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What Happens to My CDL if I’m Convicted of Drunk Driving?
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What Happens to My CDL if I’m Convicted of Drunk Driving?

Facing a drunk driving charge can be an incredibly daunting experience, especially when you hold a Commercial Driver’s License (CDL). The implications of such a charge are far-reaching, affecting not only your private driving privileges but also your ability to continue working in a commercial driving capacity. Swift legal action becomes paramount in order to effectively navigate this challenging situation and mitigate the potential repercussions that could arise from it. It is crucial to seek the guidance of an experienced attorney who can provide you with the necessary support. The Law Offices of Bradley J. Friedman is committed to pursuing the best possible outcome for your case. Contact our firm for legal advice specific to your circumstances.

Consequences of Drunk Driving Convictions on CDL Holders

The repercussions of a drunk driving conviction for a CDL holder in Michigan are severe and depend on the individual’s prior criminal record, specifically previous DUI convictions in Michigan or other states, as well as the nature of the current drunk driving conviction.

A first-time drunk driving conviction results in a minimum one-year suspension of the CDL. This suspension persists even if the individual was not operating a commercial vehicle at the time of the arrest.

Second-time offenders face even harsher penalties. If arrested a second time for drunk driving within seven years, and with at least one prior conviction, the CDL is revoked for a minimum of ten years. This applies irrespective of whether a commercial vehicle was being driven at the time of the second arrest. Prior offenses in states other than Michigan typically trigger this second-offense CDL sanction.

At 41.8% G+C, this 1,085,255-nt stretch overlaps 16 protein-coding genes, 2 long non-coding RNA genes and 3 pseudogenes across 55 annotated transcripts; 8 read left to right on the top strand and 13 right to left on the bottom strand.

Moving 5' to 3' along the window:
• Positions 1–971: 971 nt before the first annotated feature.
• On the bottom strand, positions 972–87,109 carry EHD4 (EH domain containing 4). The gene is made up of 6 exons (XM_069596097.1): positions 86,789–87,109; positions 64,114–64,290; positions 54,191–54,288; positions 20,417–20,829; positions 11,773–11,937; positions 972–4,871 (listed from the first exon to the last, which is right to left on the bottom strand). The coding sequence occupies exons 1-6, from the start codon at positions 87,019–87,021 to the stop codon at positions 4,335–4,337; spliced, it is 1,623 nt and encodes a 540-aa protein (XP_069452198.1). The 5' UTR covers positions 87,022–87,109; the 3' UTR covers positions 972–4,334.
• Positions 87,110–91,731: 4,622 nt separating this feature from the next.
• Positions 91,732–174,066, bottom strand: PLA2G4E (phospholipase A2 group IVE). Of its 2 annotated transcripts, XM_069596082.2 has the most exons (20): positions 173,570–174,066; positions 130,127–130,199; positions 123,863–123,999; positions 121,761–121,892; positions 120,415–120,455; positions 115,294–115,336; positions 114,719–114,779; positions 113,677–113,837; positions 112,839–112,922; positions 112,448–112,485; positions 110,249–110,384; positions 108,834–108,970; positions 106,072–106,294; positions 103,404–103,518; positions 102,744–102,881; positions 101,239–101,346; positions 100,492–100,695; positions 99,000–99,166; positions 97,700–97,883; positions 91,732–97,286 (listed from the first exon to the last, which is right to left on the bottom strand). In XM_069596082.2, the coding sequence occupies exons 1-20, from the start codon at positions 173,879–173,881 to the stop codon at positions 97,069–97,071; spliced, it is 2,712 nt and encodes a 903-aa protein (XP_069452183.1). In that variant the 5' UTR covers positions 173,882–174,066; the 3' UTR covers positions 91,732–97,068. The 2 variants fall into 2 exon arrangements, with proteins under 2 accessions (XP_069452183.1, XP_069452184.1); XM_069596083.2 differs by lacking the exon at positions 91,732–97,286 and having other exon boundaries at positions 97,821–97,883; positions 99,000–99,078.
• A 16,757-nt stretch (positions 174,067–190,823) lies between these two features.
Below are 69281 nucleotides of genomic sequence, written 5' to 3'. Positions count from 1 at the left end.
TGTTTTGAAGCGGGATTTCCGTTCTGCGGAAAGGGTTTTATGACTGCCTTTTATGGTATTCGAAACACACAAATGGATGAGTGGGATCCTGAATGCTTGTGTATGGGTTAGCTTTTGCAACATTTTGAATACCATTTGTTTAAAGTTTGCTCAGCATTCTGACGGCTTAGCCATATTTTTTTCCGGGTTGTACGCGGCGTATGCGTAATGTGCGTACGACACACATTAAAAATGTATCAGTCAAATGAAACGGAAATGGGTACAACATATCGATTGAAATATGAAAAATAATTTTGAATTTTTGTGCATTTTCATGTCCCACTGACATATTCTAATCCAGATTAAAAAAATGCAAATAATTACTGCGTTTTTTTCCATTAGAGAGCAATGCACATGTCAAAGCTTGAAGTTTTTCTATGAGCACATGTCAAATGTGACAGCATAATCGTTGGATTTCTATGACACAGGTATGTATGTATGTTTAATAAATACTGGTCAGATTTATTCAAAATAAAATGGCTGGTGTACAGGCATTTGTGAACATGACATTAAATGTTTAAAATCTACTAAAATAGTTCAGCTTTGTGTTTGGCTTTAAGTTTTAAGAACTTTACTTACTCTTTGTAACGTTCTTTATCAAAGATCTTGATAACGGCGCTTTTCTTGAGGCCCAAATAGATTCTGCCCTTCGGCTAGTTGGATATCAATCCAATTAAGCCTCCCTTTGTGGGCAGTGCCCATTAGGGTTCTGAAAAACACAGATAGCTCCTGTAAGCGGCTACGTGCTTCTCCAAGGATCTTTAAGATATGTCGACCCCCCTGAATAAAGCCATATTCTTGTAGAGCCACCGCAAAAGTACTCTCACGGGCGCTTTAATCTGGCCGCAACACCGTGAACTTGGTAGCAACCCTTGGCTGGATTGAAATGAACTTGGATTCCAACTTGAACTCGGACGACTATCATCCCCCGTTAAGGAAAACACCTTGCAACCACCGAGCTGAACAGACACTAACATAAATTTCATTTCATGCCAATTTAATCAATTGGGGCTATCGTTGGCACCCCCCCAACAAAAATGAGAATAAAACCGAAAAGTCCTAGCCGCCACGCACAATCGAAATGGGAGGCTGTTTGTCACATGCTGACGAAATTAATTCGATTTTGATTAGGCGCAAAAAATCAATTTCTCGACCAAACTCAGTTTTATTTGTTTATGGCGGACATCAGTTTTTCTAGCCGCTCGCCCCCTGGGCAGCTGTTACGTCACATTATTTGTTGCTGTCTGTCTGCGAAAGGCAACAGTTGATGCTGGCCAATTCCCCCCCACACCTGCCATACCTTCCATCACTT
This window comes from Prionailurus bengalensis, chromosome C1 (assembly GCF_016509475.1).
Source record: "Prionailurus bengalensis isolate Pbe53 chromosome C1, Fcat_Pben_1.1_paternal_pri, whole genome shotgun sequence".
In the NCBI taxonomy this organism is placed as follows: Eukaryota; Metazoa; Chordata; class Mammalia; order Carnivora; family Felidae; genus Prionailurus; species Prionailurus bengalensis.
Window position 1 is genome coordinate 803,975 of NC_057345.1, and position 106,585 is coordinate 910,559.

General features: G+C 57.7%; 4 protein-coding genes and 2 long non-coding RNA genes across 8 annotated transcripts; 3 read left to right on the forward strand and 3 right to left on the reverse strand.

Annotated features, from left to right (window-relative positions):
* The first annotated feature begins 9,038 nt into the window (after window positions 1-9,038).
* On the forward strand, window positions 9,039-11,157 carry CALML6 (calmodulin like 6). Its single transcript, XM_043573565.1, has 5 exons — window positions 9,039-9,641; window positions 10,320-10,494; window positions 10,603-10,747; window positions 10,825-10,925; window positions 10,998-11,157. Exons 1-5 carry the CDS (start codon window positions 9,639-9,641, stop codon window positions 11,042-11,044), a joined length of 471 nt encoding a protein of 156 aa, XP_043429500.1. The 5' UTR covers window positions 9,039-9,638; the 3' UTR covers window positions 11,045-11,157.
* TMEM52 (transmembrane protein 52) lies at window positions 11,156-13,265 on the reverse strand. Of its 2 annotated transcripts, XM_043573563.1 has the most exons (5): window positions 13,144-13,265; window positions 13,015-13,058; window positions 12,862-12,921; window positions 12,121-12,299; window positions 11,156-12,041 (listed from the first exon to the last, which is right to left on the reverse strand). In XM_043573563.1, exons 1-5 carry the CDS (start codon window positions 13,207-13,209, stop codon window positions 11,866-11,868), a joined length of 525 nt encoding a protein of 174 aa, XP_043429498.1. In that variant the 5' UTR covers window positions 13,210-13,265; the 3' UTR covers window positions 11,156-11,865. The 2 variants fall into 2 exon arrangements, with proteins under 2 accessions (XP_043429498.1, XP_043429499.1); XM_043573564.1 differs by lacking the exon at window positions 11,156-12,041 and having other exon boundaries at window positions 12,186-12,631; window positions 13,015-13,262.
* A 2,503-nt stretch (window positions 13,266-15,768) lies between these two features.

Understanding License Suspension and Revocation

It is crucial to distinguish between license suspension and revocation, as these terms denote different conditions and processes for reinstating driving privileges. A suspension is temporary, with automatic reinstatement after the suspension period upon payment of a reinstatement fee. There is often an allowance for restricted driving, such as for work purposes.

Revocation, on the other hand, completely denies the right to drive. It renders the individual as though they have never held a driver’s license, with no avenue to obtain any form of restricted driving privileges during the minimum revocation period.

To regain a license after revocation, one must petition the Secretary of State (SOS) for a driver license restoration hearing, file paperwork, and provide live testimony. The burden of proof is high, and there is no guarantee of success. If unsuccessful, another year must pass before another attempt can be made.

Navigating the Legal Landscape with an Attorney

Drunk driving convictions carry heavy consequences, particularly for CDL holders. These implications extend beyond mere inconveniences to potentially career-ending outcomes. Understanding the nuances of license suspension and revocation is critical in navigating the legal landscape surrounding drunk driving convictions.

At the Law Offices of Bradley J. Friedman, we understand the severity of these charges and the potential impact on your livelihood. Our team, equipped with a former prosecutor’s insights, stands ready to defend your rights and counteract the government’s measures.

We focus not just on the charges but also on the possible consequences you face, crafting a defense strategy designed to help achieve your goals. Through our dedicated representation, we aim to empower you during this challenging time and guide you towards the best possible outcome. If you’re facing CDL drunk driving charges, call today to schedule a consultation with our criminal defense attorney.

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